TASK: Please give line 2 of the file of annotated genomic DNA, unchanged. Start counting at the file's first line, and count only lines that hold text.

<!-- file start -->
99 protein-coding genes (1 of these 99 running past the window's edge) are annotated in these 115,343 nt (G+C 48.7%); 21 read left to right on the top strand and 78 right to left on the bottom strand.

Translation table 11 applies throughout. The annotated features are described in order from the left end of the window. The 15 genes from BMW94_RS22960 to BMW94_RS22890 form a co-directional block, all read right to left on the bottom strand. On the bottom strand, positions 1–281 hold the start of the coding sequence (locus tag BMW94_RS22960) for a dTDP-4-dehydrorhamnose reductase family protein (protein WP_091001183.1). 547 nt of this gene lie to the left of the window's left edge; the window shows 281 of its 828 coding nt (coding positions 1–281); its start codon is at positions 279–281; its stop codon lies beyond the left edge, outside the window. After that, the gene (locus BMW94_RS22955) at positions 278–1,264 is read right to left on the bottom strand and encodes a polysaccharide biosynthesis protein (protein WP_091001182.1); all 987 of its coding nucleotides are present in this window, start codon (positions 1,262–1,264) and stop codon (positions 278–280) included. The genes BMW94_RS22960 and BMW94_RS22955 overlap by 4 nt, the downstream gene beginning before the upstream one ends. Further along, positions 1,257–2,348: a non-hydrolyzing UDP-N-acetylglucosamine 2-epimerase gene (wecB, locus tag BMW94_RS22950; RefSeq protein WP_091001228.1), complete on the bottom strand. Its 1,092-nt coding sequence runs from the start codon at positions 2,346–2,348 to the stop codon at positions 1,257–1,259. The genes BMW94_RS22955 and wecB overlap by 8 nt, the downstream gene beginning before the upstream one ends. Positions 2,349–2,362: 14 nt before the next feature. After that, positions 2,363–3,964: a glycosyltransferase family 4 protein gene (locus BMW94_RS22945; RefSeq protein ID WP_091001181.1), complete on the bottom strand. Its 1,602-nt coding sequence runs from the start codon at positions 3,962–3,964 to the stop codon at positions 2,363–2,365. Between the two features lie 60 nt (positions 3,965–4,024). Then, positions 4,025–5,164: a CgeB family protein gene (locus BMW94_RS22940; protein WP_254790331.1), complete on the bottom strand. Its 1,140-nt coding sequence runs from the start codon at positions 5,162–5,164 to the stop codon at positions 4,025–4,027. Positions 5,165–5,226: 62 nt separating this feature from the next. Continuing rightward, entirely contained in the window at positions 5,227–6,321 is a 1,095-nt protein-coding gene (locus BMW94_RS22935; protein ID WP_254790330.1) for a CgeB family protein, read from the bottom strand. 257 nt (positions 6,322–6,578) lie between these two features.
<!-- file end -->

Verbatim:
Translation table 11 applies throughout. The annotated features are described in order from the left end of the window. The 15 genes from BMW94_RS22960 to BMW94_RS22890 form a co-directional block, all read right to left on the bottom strand. On the bottom strand, positions 1–281 hold the start of the coding sequence (locus tag BMW94_RS22960) for a dTDP-4-dehydrorhamnose reductase family protein (protein WP_091001183.1). 547 nt of this gene lie to the left of the window's left edge; the window shows 281 of its 828 coding nt (coding positions 1–281); its start codon is at positions 279–281; its stop codon lies beyond the left edge, outside the window. After that, the gene (locus BMW94_RS22955) at positions 278–1,264 is read right to left on the bottom strand and encodes a polysaccharide biosynthesis protein (protein WP_091001182.1); all 987 of its coding nucleotides are present in this window, start codon (positions 1,262–1,264) and stop codon (positions 278–280) included. The genes BMW94_RS22960 and BMW94_RS22955 overlap by 4 nt, the downstream gene beginning before the upstream one ends. Further along, positions 1,257–2,348: a non-hydrolyzing UDP-N-acetylglucosamine 2-epimerase gene (wecB, locus tag BMW94_RS22950; RefSeq protein WP_091001228.1), complete on the bottom strand. Its 1,092-nt coding sequence runs from the start codon at positions 2,346–2,348 to the stop codon at positions 1,257–1,259. The genes BMW94_RS22955 and wecB overlap by 8 nt, the downstream gene beginning before the upstream one ends. Positions 2,349–2,362: 14 nt before the next feature. After that, positions 2,363–3,964: a glycosyltransferase family 4 protein gene (locus BMW94_RS22945; RefSeq protein ID WP_091001181.1), complete on the bottom strand. Its 1,602-nt coding sequence runs from the start codon at positions 3,962–3,964 to the stop codon at positions 2,363–2,365. Between the two features lie 60 nt (positions 3,965–4,024). Then, positions 4,025–5,164: a CgeB family protein gene (locus BMW94_RS22940; protein WP_254790331.1), complete on the bottom strand. Its 1,140-nt coding sequence runs from the start codon at positions 5,162–5,164 to the stop codon at positions 4,025–4,027. Positions 5,165–5,226: 62 nt separating this feature from the next. Continuing rightward, entirely contained in the window at positions 5,227–6,321 is a 1,095-nt protein-coding gene (locus BMW94_RS22935; protein ID WP_254790330.1) for a CgeB family protein, read from the bottom strand. 257 nt (positions 6,322–6,578) lie between these two features.